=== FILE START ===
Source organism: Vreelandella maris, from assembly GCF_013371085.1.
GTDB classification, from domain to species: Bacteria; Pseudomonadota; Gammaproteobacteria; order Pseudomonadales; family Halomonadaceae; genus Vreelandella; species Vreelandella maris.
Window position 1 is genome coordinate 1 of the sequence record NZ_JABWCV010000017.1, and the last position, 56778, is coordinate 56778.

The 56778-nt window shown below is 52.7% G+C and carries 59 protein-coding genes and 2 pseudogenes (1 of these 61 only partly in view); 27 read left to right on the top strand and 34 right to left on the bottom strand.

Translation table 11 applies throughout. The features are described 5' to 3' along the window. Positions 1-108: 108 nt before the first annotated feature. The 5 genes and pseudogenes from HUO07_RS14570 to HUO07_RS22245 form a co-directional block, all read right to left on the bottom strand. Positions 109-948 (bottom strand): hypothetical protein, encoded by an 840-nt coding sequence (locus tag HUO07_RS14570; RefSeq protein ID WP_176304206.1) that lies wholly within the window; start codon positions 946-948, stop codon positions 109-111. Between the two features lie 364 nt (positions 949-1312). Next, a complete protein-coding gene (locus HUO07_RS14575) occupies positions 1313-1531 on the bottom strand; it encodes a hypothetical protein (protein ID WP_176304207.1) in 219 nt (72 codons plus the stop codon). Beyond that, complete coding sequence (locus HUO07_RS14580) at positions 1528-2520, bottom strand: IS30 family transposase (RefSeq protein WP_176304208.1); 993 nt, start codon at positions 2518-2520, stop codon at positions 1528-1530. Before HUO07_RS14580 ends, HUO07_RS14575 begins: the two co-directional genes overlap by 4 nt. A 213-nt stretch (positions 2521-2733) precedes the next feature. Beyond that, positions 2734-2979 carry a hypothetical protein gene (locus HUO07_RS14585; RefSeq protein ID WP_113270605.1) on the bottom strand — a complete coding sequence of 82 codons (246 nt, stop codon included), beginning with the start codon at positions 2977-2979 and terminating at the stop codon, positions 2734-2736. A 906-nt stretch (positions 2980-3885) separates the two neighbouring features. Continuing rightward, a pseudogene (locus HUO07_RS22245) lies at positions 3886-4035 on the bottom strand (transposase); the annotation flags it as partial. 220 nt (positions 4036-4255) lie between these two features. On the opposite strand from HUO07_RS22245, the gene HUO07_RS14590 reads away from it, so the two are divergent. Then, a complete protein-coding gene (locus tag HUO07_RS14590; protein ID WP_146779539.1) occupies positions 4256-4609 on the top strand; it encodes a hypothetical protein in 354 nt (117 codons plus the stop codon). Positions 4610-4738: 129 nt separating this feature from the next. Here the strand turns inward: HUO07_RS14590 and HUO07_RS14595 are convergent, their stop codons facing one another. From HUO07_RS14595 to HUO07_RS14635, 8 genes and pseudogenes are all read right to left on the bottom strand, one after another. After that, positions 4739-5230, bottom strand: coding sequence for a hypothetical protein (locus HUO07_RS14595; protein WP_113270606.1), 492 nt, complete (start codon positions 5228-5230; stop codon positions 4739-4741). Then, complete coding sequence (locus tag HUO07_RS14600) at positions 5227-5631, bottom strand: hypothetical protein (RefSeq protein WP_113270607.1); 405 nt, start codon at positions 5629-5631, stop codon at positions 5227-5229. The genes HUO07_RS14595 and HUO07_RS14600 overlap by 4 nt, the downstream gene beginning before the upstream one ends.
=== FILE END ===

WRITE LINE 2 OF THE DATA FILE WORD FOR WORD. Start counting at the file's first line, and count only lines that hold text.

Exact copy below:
GTDB classification, from domain to species: Bacteria; Pseudomonadota; Gammaproteobacteria; order Pseudomonadales; family Halomonadaceae; genus Vreelandella; species Vreelandella maris.